To keep up in an industry that’s consolidating, Cleveland-based bookbinder Finish Line Binderies will merge with Nashville-based BindTech, a former competitor in the bookbinding industry, parent company Signet LLC announced Monday, Aug. 20.
“There is tremendous consolidation occurring in the print bindery and fulfillment industry. This merger will allow for a much stronger position in the market as we leverage the strengths of both plants, which come together to form one formidable brand,” said Anthony Manna, chairman of Akron-based private investment firm Signet, which is the parent of both firms.
Signet said the merger will result in Finish Line being fully integrated with BindTech and adopting that company’s branding.
The companies also hope the deal will help them in an era when the bookbinding industry faces increasing workforce challenges and competition for labor.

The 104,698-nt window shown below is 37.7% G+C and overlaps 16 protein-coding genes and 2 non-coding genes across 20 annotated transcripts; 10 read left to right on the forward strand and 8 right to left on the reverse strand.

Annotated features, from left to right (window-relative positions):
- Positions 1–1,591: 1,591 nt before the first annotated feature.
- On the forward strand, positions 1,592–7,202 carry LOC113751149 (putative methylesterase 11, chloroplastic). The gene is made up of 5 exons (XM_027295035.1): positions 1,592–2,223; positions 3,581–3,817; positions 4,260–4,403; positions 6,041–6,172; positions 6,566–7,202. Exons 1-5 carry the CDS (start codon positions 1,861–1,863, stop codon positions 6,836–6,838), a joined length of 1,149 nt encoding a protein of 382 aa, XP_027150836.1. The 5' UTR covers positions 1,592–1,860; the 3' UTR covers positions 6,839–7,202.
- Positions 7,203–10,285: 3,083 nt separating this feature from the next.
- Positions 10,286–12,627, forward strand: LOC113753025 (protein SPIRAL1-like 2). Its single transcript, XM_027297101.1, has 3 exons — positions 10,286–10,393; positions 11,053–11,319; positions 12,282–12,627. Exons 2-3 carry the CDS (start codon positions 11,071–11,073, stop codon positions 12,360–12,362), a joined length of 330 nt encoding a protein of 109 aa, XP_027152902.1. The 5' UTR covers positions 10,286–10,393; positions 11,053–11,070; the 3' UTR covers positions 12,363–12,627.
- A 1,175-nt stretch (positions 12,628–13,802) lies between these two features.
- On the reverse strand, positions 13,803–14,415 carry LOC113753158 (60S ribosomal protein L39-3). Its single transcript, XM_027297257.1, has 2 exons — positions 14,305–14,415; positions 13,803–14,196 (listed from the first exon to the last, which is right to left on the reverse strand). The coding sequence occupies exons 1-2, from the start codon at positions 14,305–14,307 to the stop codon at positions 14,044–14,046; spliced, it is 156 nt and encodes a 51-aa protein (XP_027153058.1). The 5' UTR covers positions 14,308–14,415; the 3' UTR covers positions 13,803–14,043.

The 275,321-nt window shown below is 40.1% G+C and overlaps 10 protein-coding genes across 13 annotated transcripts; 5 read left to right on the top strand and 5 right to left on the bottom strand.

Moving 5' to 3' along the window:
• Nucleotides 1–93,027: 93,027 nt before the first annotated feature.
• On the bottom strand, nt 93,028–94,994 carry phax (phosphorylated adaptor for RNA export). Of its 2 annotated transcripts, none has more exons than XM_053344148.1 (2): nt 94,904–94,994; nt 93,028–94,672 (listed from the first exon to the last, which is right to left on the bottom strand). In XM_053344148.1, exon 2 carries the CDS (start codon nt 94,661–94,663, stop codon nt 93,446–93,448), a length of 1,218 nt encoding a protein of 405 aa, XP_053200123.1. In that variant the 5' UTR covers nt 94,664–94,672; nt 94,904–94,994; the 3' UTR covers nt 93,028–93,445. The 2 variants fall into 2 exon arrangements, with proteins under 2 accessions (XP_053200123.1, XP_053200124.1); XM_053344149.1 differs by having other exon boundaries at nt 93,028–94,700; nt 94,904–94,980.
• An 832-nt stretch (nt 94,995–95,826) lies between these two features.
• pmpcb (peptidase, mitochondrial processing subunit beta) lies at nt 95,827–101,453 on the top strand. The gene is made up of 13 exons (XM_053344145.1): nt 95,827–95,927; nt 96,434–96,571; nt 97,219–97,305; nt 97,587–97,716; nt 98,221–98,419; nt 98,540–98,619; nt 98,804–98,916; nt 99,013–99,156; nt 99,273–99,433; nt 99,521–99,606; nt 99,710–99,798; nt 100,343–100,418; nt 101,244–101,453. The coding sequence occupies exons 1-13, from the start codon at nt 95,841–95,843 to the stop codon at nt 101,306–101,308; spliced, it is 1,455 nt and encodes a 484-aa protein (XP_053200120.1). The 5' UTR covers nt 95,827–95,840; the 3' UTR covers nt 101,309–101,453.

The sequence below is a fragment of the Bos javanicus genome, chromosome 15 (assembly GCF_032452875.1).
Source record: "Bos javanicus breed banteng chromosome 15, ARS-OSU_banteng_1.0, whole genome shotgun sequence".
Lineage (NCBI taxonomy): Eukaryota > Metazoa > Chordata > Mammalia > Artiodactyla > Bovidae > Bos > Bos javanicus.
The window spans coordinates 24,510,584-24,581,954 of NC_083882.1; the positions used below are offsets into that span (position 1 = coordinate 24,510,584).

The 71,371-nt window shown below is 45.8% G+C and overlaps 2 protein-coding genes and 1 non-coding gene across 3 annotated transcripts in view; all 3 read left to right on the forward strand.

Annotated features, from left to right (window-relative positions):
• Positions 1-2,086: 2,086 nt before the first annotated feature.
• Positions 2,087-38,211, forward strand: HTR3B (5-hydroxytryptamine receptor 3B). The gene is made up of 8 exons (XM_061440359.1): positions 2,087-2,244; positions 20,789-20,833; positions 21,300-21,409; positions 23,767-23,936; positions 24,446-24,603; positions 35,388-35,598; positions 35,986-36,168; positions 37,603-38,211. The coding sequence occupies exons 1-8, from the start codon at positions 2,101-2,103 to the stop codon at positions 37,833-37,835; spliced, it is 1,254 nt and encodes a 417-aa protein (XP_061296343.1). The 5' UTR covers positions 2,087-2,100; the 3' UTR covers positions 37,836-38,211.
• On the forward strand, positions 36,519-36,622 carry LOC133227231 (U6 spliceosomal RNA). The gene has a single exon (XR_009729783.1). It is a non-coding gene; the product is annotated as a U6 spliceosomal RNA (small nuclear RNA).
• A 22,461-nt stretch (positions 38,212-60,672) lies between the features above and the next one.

Finish Line was established in Cleveland in 1937 and its plant here will remain open, as will the Nashville plant of larger BindTech, according to the release. The Nashville division specializes in hardcover binding that uses adhesive or sewing. It also specializes in coil and wire mechanical binding. The Cleveland plant specializes in mechanical binding, kitting and fulfillment.
“This merger allows us to become a more effective solutions provider for our clients by allowing us to address their needs with a holistic approach. We can allocate resources and execute logistics at a higher level utilizing the resources and benefits of each location,” Chad Dillon, general manager of BindTech, said in the release.
Dillon, who previously worked in management at Finish Line, now oversees both divisions from the Nashville location, Signet said.
The companies said merger also eliminates conflicts for the client base, because without the deal, the two binderies potentially could be in competition for market share.
Company leadership also announced the promotion of David Marvin to division manager of the Cleveland plant and the hiring of Mackenzie Koupal to the position of division controller of the Graphic Arts Group.
Read the original article on Crain’s Cleveland Business.